Detoxification allows you to quickly (within 7 – 10 days) reduce the clinical manifestations of LHB, including withdrawal symptoms: nausea, anxiety, anxiety, nervousness, sleep disturbance.

– It is recommended during the period of withdrawal and treatment of LHB, so that the total number of days with taking any painkillers does not exceed 8 per month, and ideally would be minimized (3 – 5 days per month) [2, 10 – 12, 20].

Strength of recommendations – B (level of evidence – 2b)

– Prophylactic drug therapy of HDN is recommended for patients with a combination of HDN and LHB.Amitriptyline (25–75 mg per day for 2–4 months) is recommended in patients with HDN and LHB [2, 10–12, 28].

– Strength of recommendation – B (level of evidence – 2b)

Comment. The choice of preventive treatment for LHB depends on the initial form of cephalalgia (migraine or HDN). After establishing the initial form of HD – “HDN” – simultaneously with the cancellation of the “guilty” drug and detoxification, it is recommended to start preventive therapy.

– Other antidepressants are recommended if amitriptyline is ineffective (tab.7) [2, 7, 20, 23, 25, 27].

– Strength of recommendation – B (level of evidence – 2b)

– Benzodiazepines (clonazepam) and antipsychotics (chlorpromazine) are recommended as other approaches to the treatment of LHB in HDN [2, 7, 23].

Strength of recommendations – C (level of evidence – 3)

What we are treated with: Phenazepam. Why the sedative worries us

The most recent of these (2016) involved 38 workers who tested various drugs.It was found that Phenazepam and Isoprenaline interfered with their concentrated work most of all. The model of the experiment (its description can be read in Russian) was as follows: in the first series of experiments, ten people received a placebo, and five days later one of the drugs (Haloperidol, Phenazepam, Proroxan, Anabazin hydrochloride). In another three series of experiments, groups of ten people received placebo and other drugs in the same way. The subjects who took Phenazepam had more trembling hands, deteriorated fine motor skills and coordination.These study participants scored poorer on a moving object test than they did after taking a placebo. However, the small size of the group of subjects does not allow, without any doubt, to transfer this result to the entire population.

The model of the experiment is not entirely clear, and from the abstract it is not clear how many of the participants received Phenazepam, and how many – the other ten types of medications or placebo, and the article itself, unfortunately, is not available. But the 1997 article presents the opposite result: if you believe its abstract, the calming down of the neurotic-prone operators thanks to Phenazepam only improved their work.Perhaps the fact is that the earlier study could be biased to a greater extent, since we really wanted to bring a new drug to the market as soon as possible, demonstrating that it is better than foreign analogues. One can only guess about this.

A 1979 study compared the effects of Seduxen (Diazepam) and Phenazepam against anxiety in 32 patients a few days before surgery. The abstract states that the sedative effect of Phenazepam lasted longer and was deeper, however, the full text of the article is again unavailable, and we cannot analyze this data in detail.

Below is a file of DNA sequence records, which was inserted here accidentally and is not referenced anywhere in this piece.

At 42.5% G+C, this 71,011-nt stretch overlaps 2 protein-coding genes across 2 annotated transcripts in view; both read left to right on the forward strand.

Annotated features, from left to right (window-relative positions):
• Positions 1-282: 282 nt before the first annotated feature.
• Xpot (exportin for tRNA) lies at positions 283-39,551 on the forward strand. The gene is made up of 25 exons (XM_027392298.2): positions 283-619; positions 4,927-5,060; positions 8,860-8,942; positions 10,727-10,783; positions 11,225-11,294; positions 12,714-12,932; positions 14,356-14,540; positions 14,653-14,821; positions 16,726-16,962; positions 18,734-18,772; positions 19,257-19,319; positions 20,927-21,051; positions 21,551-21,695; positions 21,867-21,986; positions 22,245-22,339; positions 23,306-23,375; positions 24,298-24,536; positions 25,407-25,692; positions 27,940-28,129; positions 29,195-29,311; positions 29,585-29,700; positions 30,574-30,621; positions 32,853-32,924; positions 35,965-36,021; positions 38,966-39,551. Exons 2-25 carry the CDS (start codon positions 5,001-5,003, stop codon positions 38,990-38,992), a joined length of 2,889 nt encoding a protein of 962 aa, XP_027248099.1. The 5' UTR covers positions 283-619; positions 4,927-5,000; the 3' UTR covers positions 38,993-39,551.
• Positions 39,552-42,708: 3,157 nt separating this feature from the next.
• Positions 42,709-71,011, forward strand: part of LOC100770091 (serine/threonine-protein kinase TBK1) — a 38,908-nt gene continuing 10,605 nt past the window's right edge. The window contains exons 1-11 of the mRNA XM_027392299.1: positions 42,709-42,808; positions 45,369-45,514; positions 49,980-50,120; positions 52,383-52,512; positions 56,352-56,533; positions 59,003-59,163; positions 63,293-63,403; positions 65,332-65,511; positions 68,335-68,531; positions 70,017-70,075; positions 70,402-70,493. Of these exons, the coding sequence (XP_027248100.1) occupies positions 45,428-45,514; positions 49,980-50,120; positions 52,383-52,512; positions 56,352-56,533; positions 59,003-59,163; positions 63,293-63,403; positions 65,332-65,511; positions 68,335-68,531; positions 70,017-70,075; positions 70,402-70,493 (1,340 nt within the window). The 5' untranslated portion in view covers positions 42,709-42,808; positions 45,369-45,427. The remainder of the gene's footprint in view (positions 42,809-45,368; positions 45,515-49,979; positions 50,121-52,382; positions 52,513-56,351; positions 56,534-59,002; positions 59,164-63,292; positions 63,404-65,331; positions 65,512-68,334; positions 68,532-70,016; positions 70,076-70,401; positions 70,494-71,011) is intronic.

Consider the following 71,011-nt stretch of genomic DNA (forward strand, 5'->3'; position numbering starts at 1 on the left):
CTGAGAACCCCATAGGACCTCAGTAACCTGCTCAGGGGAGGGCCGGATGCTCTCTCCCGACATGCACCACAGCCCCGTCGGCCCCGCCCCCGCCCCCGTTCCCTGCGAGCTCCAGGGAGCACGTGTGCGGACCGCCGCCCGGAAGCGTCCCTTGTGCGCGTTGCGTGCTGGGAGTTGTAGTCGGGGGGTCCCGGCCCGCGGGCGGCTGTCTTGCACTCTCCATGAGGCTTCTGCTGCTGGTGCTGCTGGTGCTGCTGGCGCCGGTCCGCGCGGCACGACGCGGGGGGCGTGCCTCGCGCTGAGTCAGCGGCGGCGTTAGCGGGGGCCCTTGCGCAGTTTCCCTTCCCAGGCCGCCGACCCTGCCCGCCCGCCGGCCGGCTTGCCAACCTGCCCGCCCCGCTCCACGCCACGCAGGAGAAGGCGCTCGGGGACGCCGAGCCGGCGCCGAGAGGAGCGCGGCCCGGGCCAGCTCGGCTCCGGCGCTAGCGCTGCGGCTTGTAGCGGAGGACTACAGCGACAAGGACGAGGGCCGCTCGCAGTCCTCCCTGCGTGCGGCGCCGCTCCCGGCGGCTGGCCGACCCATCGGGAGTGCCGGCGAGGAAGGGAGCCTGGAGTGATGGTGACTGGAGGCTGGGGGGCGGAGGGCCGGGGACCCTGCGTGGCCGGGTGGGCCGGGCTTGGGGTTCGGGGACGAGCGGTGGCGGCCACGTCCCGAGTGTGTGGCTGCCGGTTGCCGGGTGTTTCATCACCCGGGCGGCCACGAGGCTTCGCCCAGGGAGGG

A search in the Russian-language open library “CyberLeninka” also did not give promising results: among several articles where the name of the drug and the words “double-blind randomized placebo-controlled study” are mentioned, we are not talking about clinical trials of Phenazepam, but about other drugs.

Indicator.Ru recommends: use with caution

Phenazepam is a stumbling block of foreign medicine. He and his “relative” Diazepam switch places when crossing the border.Diazepam in the West is a drug from the list of essential drugs that WHO experts consider necessary in any country. In Russia, it is on the “List of narcotic and psychotropic substances subject to control.” And vice versa: Phenazepam is allowed in our country, but in many foreign countries it is outlawed. However, both drugs act in a similar manner in both mechanisms and effects.

Why do neurologists prescribe antidepressants?

A couple of decades ago, the use of psychotropic drugs was the exclusive prerogative of a psychiatrist.Therefore, it seems to me, there is still fear and distrust in relation to this class of drugs.

However, the trends of modern medicine are such that a neurologist working on the basis of the principles of evidence-based medicine and adhering to international clinical guidelines should understand psychotropic drugs, since they allow the doctor to improve the patient’s quality of life, avoid endless and useless consultations with doctors and additional expensive examinations …

In this article I will talk about the main types of psychotropic drugs that a neurologist can prescribe on an outpatient basis: tranquilizers / anxiolytics, antidepressants, antipsychotics, antiepileptic drugs.


A little bit of basics. How does our brain work?

The brain is a lot of neuron cells. Neurons transmit information to each other using molecules called neurotransmitters.
There are a lot of neurotransmitters: acetylcholine, histamine, serotonin, dopamine, GABA, etc.
The mediator is ejected from the outgrowth of one neuron and “sits” on the receptor, which is located on the outgrowth or body of another neuron.